Tuesday, 5 December 2017

Busselton Ironman 2017

Well that was an unusual situation last night. Apologies for not getting a blog ready and big hugs for my wife for stepping into the breach. As mentioned by my wife I have been working on a Busso Ironman blog but unfortunately when I went to publish it last night our Internet connection decided to die.

On top of that I have to apologise for a couple of days of radio silence over the weekend, watching the Busselton Ironman over the weekend just meant that the days ended up being jam packed. Still, that just means that I can post my summary of Busselton Ironman today instead, so for a bit of a read about my impressions of the race, read on.

First up, wow, what a race.

Fair to say that this Busso Ironman will be remembered for quite some years to come and not just because of the sharks and all that, but also because it has to have been one of the toughest versions of the race in recent memory.

Sometimes you watch a race and are filled with longing and wishing you were out there and sometimes you are honestly glad that you are not. Yesterday's race was one of the later.

What made it so tough? Well I think there were probably lots of factors that effected different people in different ways, but the one common factor that effected everyone was the heat and the humidity. This was just one tough year, plain and simple.

On paper yesterday wasn't all that bad, I think the official forecast was for 33 or 34 degrees, but really it was a bit warmer that than that, and out on course I suspect it was quite a bit warmer. Add in a bit of humidity and there were people suffering heat stress all over the shop. Of the 28 or so male pros that started, I think about 11 finished. Of my circle of friends there were DNFs all over the place and this was from seasoned, hardened Ironman finishers. Of the ones that did finish, several of them put themselves so heavily into the hurt that I was worried for their health. I watched my mate Gary Couanis bury himself so deeply that I was properly worried and was reconsidering the role I was having in urging him on. He lost about 8kg during the race and watching him collapse on the line and lose consciousnesses briefly was plain worrying.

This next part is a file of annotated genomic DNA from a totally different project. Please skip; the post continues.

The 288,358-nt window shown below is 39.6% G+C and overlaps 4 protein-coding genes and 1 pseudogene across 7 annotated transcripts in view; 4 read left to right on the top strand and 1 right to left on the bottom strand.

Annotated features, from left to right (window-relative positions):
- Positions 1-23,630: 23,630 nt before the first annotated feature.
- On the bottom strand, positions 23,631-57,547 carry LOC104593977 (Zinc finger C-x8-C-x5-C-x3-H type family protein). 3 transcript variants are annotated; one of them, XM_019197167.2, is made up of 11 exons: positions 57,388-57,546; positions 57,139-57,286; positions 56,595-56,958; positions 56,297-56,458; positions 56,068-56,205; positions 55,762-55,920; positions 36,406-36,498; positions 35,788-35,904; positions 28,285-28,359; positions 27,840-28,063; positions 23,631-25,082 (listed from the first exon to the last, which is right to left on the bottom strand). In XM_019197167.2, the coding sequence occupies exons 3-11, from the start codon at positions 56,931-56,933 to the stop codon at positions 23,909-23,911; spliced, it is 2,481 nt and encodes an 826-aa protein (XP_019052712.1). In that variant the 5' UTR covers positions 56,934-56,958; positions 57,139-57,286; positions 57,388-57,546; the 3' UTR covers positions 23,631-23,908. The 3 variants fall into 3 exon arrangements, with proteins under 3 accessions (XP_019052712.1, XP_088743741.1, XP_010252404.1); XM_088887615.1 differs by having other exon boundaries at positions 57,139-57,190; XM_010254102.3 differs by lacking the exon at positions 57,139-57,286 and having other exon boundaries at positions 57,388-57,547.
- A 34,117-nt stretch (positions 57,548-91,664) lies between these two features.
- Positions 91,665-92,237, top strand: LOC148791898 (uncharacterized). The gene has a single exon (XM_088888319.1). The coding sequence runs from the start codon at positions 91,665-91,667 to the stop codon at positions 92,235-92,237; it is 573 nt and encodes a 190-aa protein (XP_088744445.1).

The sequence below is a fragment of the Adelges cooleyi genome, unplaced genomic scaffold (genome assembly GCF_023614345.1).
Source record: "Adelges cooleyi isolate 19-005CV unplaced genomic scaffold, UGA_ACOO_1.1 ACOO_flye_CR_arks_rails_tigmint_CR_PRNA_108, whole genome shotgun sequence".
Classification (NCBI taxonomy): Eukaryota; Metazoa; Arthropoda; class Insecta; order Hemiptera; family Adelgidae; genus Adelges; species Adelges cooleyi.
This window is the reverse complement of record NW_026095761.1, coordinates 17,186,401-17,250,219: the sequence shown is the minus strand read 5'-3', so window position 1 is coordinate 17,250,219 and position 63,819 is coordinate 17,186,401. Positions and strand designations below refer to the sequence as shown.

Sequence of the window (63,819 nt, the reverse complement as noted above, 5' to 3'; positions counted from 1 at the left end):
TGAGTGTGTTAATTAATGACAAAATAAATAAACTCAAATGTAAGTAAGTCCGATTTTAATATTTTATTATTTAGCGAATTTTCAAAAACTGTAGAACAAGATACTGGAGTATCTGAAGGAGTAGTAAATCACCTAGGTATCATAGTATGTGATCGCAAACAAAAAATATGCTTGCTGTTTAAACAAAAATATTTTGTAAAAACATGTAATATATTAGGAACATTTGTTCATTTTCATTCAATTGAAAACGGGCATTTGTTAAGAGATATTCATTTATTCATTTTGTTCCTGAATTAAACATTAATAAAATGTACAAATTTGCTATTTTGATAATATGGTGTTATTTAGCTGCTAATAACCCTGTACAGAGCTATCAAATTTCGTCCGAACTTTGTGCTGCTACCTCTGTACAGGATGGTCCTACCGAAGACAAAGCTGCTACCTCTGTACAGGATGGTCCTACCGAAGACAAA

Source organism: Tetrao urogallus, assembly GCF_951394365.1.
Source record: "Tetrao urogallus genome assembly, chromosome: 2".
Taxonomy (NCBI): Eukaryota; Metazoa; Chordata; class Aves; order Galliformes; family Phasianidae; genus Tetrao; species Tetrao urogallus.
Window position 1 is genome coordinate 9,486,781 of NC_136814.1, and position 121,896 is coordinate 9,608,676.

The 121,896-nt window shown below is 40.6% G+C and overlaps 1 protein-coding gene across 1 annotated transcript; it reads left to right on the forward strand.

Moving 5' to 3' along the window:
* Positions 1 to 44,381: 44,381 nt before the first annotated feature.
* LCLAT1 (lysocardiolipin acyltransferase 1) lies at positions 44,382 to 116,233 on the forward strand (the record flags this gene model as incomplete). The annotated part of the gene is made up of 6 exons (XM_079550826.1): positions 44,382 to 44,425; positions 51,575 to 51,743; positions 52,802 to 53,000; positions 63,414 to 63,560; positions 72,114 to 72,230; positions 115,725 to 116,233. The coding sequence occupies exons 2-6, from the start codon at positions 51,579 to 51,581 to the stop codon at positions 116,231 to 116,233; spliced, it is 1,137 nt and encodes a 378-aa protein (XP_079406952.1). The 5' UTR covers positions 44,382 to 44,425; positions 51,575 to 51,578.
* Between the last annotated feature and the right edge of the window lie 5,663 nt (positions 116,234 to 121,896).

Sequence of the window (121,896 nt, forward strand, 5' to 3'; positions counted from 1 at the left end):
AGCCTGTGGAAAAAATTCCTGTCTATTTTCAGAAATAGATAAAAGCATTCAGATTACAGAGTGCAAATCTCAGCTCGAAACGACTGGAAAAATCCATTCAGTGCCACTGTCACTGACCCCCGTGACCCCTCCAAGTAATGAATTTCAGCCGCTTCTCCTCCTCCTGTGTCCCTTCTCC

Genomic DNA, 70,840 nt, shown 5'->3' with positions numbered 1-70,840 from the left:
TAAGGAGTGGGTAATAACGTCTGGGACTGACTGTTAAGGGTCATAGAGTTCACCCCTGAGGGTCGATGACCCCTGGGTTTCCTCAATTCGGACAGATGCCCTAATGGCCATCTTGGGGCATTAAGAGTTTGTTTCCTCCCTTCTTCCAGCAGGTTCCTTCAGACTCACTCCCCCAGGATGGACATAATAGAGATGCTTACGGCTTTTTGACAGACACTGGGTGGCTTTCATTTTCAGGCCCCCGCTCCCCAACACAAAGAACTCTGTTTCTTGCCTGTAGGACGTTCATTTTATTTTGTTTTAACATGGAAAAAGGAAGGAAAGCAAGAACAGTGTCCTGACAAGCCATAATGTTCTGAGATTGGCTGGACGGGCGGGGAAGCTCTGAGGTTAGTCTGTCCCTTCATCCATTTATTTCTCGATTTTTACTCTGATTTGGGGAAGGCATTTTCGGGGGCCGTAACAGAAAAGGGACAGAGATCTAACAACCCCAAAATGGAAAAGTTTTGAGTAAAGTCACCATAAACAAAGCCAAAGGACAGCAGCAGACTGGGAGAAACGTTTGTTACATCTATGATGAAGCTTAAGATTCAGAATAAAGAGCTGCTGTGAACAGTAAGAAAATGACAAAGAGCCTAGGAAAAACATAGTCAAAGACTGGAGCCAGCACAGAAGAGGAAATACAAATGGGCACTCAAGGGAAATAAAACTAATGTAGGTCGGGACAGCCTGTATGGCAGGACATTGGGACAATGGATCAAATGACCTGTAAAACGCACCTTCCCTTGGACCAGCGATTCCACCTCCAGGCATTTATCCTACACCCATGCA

IT WAS BRUTAL.

I have been to and done brutal races. I have been to races up in Asia were it is so hot and humid that the run leg just becomes survival. What I saw yesterday was up there with those races. Cramps were the order of the day and people found their electrolyte plan insufficient for the demands of the race. If it wasn't electrolytes it was dehydration. We actually watched people become gaunt in front of our eyes as the dehydration took its toll. Others were vomiting as they ran. The determination was amazing to watch, but if I am honest, at times the spectating was almost painful.

Still, not everyone had a horror day. Among those doing a death march on the run leg there were lots of guys and girls who had a great day. The day hurt them too for sure, but for whatever reason, they were able to make it through in one piece. Times were definitely slower, but it was still impressive to watch them facing up to horrible conditions and managing their way through. Still, that isn't to take anything away from those who didn't make it through so well, for many people they pushed until they physically couldn't anymore. You have to take your hats off to the folks who took it on, no matter how they ended up. A crazy day that provided lots of heartache and countless amazing stories of bravery in the face of adversity. One that will be painfully remembered for a few years to come.

As well as being remembered I suspect that this year will also prompt a lot of conversations within the event organiser about future events. I think there are perhaps questions to be asked about contingency plans for the heat, although if I am honest I think they did all they could there, it was simply horrible, I am not sure anything they could have done would have changed that. Rather, I think most of the conversations will be related to sharks and what can be done to ensure the smooth running of future events. This is the third Long Course Event in WA this year that has been effected by sharks. I am not really sure what the answer is, you can't simply remove the sharks, but it may require a rethink of the swim courses in order to minimise potential shark interactions. I hope not, but I wonder if the days of swimming around the jetty for IMWA are numbered. A topic for tomorrow's blog I think.

Anyway, that is that. IMWA 2017 day to remembered in infamy.

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